time-release fertilizer some potting soils already include a time-release fertizer. otherwise, sprinkle the top layer with a fertilizer such as osmocote (a real miracle product). work it into the top couple of inches of soil.

      plants it’s late in the season to start from seed and honestly, it’s not something i’ve had much luck with though others of course do. i buy small containers of herbs for $2 – $3 each. Most are annuals, this means that they’ll last just one season.

      A few are perennials and will return year after year. My own tact is to grow a few favorite herbs, ones to use all summer in small quantities. So I buy one plant each of chive, rosemary, oregano, dill, lavender, tarragon and thyme plus three basil plants.

      I don’t grow parsley and cilantro (even though they’re favorites) because these are less expensive to purchase at the grocery store and easy enough to use up an entire bunch. I allow three herbs for a twelve-inch pot.

      Finally, Planting! As soon as the frost date has passed (here’s a list that shows frost dates by state, it shows April 30 as the last frost for St. Louis but the common wisdom is that it’s really Mother’s Day weekend), gently remove the plant from its container. Sometimes you can slip the base of the plant between the fingers of one hand to contain the soil, then turn it over.

      Some times you need to tug gently to remove the plant from the container. Dip the plant into water, using your hand to contain the soil. Crack open the bottom of the dirt, this lets the roots descend into the pot’s soil more easily.

      Place the plant in the potting mix, fill in the sides with soil but don’t mound the dirt around the plant’s stem. Once all the plants are in, soak the pot with water.

      TLC – Tender Lovin’ Care In hot climates, pots will need to be watered every day unless it rains. I soak my pots every single morning, filling them until the water begins to drain out the holes in the bottom. Every three or four weeks, it also pays to refresh the fertilizer.

      Buds & Flowers Aha! This is a trick. The ‘flowers’ on basil, dill and other plants may be beautiful but if we really want fresh herbs, we need to nip these off as soon as they appear.

      That said, I love the flowers of garlic chive so much that I keep an entire pot of garlic chive, just for the greens and flowers!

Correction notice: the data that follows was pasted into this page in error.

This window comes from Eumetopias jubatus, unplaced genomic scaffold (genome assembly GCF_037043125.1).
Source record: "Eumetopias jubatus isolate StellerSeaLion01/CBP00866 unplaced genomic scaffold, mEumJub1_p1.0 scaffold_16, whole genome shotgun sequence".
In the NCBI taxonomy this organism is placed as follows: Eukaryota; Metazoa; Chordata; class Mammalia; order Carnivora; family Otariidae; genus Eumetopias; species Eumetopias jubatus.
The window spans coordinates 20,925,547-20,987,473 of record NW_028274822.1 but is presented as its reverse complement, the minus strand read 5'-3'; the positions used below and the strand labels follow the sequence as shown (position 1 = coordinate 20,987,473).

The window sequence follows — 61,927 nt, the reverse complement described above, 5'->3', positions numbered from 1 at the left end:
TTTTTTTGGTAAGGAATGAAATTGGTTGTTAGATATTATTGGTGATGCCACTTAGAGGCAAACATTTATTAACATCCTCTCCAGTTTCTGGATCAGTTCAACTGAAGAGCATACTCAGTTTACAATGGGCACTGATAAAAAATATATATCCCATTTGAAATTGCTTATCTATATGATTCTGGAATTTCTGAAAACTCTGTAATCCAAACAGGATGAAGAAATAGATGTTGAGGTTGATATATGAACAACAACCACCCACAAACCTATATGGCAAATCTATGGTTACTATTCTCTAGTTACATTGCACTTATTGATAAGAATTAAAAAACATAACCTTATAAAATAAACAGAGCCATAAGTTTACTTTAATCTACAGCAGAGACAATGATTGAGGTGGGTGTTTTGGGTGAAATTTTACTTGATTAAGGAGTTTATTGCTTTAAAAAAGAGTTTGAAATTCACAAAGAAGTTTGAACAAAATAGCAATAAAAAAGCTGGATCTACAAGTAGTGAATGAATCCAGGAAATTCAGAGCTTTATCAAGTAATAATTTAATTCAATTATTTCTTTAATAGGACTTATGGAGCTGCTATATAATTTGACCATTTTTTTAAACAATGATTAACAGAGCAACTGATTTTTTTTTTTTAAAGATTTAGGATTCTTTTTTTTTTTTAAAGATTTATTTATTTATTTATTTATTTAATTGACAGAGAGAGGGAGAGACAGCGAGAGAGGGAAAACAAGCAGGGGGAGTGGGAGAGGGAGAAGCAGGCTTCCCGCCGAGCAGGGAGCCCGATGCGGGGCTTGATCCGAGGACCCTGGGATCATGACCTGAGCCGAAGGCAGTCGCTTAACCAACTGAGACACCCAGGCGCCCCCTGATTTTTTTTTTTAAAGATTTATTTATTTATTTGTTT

Harvesting It’s great fun to step outside with scissors to gather a few herbs. Just cut off what you need. At the end of the season, you may want to harvest all the herbs for preserving for the winter.

      Winter Interest For the winter, woody plants like rosemary and lavendar, for example, die off but their dried versions provide great architectural interest throughout the winter. The soft-leaved plants like basil will just disintegrate after the first frost.

      For Next Season Each year, it’s important to amend the soil in pots by at least half, some gardeners even recommend replacing the soil entirely. While amending the soil with new potting mix, also work out roots and bulbs that will be in last year’s soil.

    • #420139

      Don’t know if you want to grow indoors in pots or outdoors in pots but here is some information for you if you want to grow indoors.

      Most herbs do well inside, with the proper care.

      Herbs in pots need reasonably rich soil mix with good drainage. Bags of Professional Potting Soil can be used but if you want to make your own, here are four good recipes:

      Mix #1
      2 parts peat, 1 part perlite, 1 part builder’s sand

      Mix #2
      2 parts peat, 1 part builder’s sand

      Mix #3
      1 part peat, 1 part builder’s sand, 1 part pine-bark mulch

      Mix # 4
      2 parts compost, 1 part vermiculite, 1 part perlite

      6 inch pots work well for thyme, oregano, cilantro or marjoram.
      8 inch pots work better for chives, parsley, and basils.
      The bigger 10-12 inch pots work the best for herbs such as rosemary, sage, lavender and mints.

      Give plants plenty of space so air can circulate around them. Don’t crowd the pots, and don’t let the foliage from neighboring pots touch.

      Use room temperature water to water with and water late in the day . Remember that not all plants need to be watered at the same frequency, so be sure to water only when needed. Stick your finger down in the soil and if the soil is dry to a depth of one or two inches, then you should water.

      Soak the mix well, wait a few minutes while you move on to other plants, then water them again (During the first watering, the water is absorbed very quickly, but it often leaves dry spots or gaps within the potting mix. The second watering fills in those gaps.)

      Hope this helps. Thanks; Virginia

    • #420197

      thanks guys I knew yall would have some ideas for me!